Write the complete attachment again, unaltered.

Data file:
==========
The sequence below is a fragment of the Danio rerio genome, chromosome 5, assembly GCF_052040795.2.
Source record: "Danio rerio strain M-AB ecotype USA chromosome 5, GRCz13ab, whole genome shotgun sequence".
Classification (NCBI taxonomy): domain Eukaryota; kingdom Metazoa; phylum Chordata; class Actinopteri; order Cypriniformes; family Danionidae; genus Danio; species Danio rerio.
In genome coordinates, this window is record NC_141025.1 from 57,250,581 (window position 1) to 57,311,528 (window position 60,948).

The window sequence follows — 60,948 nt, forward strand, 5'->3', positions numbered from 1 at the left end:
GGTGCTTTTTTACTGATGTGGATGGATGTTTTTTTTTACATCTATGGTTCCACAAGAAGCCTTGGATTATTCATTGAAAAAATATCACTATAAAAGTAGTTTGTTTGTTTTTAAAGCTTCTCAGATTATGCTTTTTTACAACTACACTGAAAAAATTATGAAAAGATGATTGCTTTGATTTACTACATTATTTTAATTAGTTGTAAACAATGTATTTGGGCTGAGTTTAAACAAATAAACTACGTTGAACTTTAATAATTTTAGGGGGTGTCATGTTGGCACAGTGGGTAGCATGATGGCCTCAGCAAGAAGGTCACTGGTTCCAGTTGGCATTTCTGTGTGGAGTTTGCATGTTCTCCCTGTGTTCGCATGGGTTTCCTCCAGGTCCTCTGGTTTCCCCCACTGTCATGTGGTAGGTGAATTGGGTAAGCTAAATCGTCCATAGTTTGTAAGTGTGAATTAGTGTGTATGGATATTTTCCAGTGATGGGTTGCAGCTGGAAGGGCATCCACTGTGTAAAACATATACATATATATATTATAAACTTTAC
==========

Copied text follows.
The sequence below is a fragment of the Danio rerio genome, chromosome 5, assembly GCF_052040795.2.
Source record: "Danio rerio strain M-AB ecotype USA chromosome 5, GRCz13ab, whole genome shotgun sequence".
Classification (NCBI taxonomy): domain Eukaryota; kingdom Metazoa; phylum Chordata; class Actinopteri; order Cypriniformes; family Danionidae; genus Danio; species Danio rerio.
In genome coordinates, this window is record NC_141025.1 from 57,250,581 (window position 1) to 57,311,528 (window position 60,948).

The window sequence follows — 60,948 nt, forward strand, 5'->3', positions numbered from 1 at the left end:
GGTGCTTTTTTACTGATGTGGATGGATGTTTTTTTTTACATCTATGGTTCCACAAGAAGCCTTGGATTATTCATTGAAAAAATATCACTATAAAAGTAGTTTGTTTGTTTTTAAAGCTTCTCAGATTATGCTTTTTTACAACTACACTGAAAAAATTATGAAAAGATGATTGCTTTGATTTACTACATTATTTTAATTAGTTGTAAACAATGTATTTGGGCTGAGTTTAAACAAATAAACTACGTTGAACTTTAATAATTTTAGGGGGTGTCATGTTGGCACAGTGGGTAGCATGATGGCCTCAGCAAGAAGGTCACTGGTTCCAGTTGGCATTTCTGTGTGGAGTTTGCATGTTCTCCCTGTGTTCGCATGGGTTTCCTCCAGGTCCTCTGGTTTCCCCCACTGTCATGTGGTAGGTGAATTGGGTAAGCTAAATCGTCCATAGTTTGTAAGTGTGAATTAGTGTGTATGGATATTTTCCAGTGATGGGTTGCAGCTGGAAGGGCATCCACTGTGTAAAACATATACATATATATATTATAAACTTTAC